1

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Mainstream Paleo-ish

Answered on August 19, 2014
Created January 29, 2011 at 6:41 AM

I've noticed lately that I'm seeing alot of paleo type advice from mainstream sources, but they never mention paleo and only expose one aspect of it at a time. Dr. Oz was epousing coconut oil the other day and has mentioned probiotics, omega 3's. avoiding simple sugars, etc, but never on the same show at once and I have not heard him mention paleo. I have heard other examples serendipitously while watching other shows as well. Has anyone else noticed paleo advice being given, but not given the credit?

E2b9c679315c7c9c7265783dde89f350

(1303)

on January 30, 2011
at 07:19 AM

I about fell out of my chair when I heard him tell a woman to drink *full fat* milk (to help garlic breath). Between that and his encouraging coconut oil (because the *saturated* fat is good for wrinkles), I think there may be hope for him yet. Thanks to him, my husband now eats real eggs, yolk and all!

A3ff262a2686d79789e09a26013901b3

(1208)

on January 30, 2011
at 01:52 AM

No it does'nt, but I was just making an observation. It seem the intent of my post is being misconstrued.

A3ff262a2686d79789e09a26013901b3

(1208)

on January 29, 2011
at 04:05 PM

I agree, but in the coconut example I'm starting to see less vilification of healthy saturated fats. I think weight watches has also recently changed their system more paleo-ish

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4 Answers

3
5f0158c23fcb5636e57b4ce097784da0

(1386)

on January 29, 2011
at 02:12 PM

not everything that's healthy is just "because of paleo". most of the knowledge that gets transported and bundled by the paleo concept existed long before - on its own, or in context with other health optimization approaches (like vitamin D, DHA/EPA, etc). paleo just happens to be one of the more recent approaches to include and merge most of these scattered "truths" successfully.

A3ff262a2686d79789e09a26013901b3

(1208)

on January 29, 2011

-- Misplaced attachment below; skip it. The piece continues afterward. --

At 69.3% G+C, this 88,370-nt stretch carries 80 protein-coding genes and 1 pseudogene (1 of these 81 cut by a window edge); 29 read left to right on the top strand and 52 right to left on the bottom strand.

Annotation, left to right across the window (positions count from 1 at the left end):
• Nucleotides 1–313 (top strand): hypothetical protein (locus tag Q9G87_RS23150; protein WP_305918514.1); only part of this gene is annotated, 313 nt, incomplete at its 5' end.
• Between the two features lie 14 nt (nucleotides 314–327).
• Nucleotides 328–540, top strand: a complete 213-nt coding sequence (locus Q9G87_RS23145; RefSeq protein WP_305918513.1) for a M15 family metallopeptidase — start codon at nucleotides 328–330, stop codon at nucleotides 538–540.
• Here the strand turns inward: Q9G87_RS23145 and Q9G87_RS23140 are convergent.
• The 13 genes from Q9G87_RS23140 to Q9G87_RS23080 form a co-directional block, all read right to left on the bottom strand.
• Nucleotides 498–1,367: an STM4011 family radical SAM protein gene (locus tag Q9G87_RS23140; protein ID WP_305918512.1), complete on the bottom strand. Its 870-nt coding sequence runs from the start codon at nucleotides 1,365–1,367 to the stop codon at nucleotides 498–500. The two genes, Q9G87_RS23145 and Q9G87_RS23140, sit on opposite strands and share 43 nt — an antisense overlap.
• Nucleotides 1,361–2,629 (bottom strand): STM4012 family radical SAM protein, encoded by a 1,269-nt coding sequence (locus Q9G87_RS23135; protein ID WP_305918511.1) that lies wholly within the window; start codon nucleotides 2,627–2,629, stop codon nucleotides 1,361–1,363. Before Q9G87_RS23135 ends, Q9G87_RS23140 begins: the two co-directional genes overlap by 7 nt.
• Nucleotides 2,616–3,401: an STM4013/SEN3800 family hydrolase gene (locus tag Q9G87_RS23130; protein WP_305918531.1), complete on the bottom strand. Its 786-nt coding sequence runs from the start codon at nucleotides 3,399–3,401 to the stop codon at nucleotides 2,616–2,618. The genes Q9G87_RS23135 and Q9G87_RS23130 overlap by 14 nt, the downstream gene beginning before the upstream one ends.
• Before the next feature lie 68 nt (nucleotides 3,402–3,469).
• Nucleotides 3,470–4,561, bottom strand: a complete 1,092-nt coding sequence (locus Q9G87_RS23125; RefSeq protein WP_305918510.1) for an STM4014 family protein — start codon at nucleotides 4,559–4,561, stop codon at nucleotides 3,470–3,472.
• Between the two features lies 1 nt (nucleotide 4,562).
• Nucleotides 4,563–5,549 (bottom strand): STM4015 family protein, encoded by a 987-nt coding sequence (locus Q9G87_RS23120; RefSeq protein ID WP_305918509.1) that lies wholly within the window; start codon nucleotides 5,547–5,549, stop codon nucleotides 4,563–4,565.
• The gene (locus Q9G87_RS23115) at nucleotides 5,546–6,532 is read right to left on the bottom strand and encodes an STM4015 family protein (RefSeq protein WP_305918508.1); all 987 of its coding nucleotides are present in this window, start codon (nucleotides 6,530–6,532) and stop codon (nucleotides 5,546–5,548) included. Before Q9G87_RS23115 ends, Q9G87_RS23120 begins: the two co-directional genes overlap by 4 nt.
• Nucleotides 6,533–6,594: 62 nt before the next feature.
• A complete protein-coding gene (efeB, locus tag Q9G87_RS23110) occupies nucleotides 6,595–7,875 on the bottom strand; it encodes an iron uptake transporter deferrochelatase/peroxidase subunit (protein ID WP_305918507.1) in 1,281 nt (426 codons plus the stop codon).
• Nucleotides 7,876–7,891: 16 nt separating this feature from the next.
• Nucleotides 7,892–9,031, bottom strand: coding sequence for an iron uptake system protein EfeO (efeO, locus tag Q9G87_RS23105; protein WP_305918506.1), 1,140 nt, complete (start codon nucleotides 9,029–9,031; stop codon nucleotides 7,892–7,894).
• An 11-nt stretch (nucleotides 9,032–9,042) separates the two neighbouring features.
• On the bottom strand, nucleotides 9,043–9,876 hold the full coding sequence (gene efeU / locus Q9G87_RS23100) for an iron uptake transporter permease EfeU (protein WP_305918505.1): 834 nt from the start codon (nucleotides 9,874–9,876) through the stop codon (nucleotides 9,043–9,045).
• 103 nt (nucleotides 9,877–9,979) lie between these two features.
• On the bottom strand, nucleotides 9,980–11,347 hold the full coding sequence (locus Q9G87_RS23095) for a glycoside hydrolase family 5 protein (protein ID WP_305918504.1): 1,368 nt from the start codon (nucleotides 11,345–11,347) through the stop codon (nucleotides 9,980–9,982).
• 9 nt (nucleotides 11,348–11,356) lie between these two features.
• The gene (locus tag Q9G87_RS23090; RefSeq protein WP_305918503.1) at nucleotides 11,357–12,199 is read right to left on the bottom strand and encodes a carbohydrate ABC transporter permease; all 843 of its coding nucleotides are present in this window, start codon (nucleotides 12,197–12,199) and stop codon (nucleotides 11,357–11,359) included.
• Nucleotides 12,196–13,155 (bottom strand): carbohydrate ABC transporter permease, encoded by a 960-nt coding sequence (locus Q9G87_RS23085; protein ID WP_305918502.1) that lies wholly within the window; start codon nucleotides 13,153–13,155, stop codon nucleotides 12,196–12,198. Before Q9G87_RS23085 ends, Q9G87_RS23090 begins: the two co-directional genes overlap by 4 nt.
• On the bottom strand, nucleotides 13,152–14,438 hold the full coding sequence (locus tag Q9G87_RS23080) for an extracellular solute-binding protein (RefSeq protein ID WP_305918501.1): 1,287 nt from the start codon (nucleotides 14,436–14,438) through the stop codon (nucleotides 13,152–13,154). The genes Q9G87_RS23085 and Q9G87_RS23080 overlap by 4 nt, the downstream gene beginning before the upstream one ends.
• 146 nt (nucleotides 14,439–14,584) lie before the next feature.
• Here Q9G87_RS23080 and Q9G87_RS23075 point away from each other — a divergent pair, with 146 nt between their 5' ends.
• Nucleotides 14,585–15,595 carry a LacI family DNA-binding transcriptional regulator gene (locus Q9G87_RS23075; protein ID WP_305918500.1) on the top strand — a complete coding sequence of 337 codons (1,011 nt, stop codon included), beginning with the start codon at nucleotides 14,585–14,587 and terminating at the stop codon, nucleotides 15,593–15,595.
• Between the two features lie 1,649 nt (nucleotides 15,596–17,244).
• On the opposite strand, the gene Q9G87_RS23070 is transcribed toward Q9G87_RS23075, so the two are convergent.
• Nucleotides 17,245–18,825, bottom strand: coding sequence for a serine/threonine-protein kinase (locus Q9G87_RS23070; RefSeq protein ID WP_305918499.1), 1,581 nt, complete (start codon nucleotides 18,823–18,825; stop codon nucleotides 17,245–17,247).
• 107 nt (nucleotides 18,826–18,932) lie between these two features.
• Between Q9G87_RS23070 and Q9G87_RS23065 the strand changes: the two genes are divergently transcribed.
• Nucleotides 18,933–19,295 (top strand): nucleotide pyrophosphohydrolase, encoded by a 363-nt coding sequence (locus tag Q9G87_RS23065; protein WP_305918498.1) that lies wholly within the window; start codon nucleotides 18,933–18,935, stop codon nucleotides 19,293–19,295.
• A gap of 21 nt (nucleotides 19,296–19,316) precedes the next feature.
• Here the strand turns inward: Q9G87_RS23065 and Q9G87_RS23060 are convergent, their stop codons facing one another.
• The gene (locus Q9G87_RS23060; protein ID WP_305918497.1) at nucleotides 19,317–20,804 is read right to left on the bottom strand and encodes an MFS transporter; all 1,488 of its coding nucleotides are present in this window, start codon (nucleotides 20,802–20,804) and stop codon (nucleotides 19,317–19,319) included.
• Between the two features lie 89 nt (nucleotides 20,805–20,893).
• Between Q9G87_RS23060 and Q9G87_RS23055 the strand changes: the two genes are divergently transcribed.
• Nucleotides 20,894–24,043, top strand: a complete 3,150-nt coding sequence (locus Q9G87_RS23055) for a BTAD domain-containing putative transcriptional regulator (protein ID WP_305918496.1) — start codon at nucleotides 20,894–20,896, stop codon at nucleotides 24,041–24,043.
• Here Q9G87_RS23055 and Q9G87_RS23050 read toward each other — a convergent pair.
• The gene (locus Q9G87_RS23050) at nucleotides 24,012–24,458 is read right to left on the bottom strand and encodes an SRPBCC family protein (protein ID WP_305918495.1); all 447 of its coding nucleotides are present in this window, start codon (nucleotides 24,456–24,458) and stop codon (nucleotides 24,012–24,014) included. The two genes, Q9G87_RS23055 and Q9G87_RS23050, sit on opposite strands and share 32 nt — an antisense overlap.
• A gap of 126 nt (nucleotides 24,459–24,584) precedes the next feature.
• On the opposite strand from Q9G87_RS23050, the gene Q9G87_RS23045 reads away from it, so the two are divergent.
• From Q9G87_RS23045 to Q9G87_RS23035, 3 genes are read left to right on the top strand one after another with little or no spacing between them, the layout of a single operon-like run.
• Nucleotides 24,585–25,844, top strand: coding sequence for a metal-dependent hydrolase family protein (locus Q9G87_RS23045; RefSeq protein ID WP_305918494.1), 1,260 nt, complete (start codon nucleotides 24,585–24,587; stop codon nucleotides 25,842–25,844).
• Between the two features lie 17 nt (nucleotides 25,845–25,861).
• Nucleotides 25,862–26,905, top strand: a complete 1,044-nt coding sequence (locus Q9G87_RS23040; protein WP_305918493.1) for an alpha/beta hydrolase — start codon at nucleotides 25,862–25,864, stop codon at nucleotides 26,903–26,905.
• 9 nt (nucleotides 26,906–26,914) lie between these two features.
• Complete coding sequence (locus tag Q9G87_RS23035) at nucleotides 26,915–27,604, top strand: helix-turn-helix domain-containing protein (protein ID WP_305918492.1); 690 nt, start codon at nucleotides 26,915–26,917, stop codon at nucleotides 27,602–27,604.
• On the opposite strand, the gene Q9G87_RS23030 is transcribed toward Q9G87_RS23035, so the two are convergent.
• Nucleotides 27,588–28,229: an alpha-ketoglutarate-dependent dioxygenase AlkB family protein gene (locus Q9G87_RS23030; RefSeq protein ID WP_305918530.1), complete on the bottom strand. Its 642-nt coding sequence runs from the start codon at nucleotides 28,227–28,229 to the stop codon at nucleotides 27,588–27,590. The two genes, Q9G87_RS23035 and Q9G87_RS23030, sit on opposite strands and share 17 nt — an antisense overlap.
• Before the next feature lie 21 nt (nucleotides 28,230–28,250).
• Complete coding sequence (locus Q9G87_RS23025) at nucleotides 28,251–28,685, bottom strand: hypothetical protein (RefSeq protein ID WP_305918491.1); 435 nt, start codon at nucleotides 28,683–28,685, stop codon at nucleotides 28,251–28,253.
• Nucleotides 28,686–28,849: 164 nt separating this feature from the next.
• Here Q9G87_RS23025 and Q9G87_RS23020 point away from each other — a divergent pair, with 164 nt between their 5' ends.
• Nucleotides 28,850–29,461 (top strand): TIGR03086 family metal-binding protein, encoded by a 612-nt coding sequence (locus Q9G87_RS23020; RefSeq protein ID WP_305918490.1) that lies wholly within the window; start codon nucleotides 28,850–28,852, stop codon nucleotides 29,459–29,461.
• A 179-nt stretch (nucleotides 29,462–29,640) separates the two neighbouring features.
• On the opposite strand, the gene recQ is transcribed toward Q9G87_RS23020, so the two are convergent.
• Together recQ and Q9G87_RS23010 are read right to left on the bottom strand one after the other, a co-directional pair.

at 04:05 PM

I agree, but in the coconut example I'm starting to see less vilification of healthy saturated fats. I think weight watches has also recently changed their system more paleo-ish

1
Ef9f83cb4e1826261a44c173f733789e

on January 29, 2011
at 04:28 PM

The Cleveland Cavaliers (no jokes please!) have a segment on their pre-game shows where they ask a viewer's question to one of the team's doctor. One questioned asked how to get rid of belly fat, and the doctor essentially said to cut out pasta, bread, etc.

My example above is a low-carb solution, and not paleo-specific. As others have mentioned, it's not important for good advice to be presented as paleo.

0
Cfccbcf3450ac4919311ded8ef162d49

(2312)

on January 29, 2011
at 09:39 PM

Does it really matter if healthy dietary habits are labeled paleo or not? As long as the end result is eating whole foods, eliminating refined, processed foods and sugar and eliminating grains, does the label really matter?

A3ff262a2686d79789e09a26013901b3

(1208)

on January 30, 2011
at 01:52 AM

No it does'nt, but I was just making an observation. It seem the intent of my post is being misconstrued.

0
Cab7e4ef73c5d7d7a77e1c3d7f5773a1

(7304)

on January 29, 2011
at 02:08 PM

They're coming to the same conclusions via studies and good old common sense, not a paleo framework.The truth is going to get out eventually, but it may be a while yet before paleo, with all of it's tenets, is accepted.

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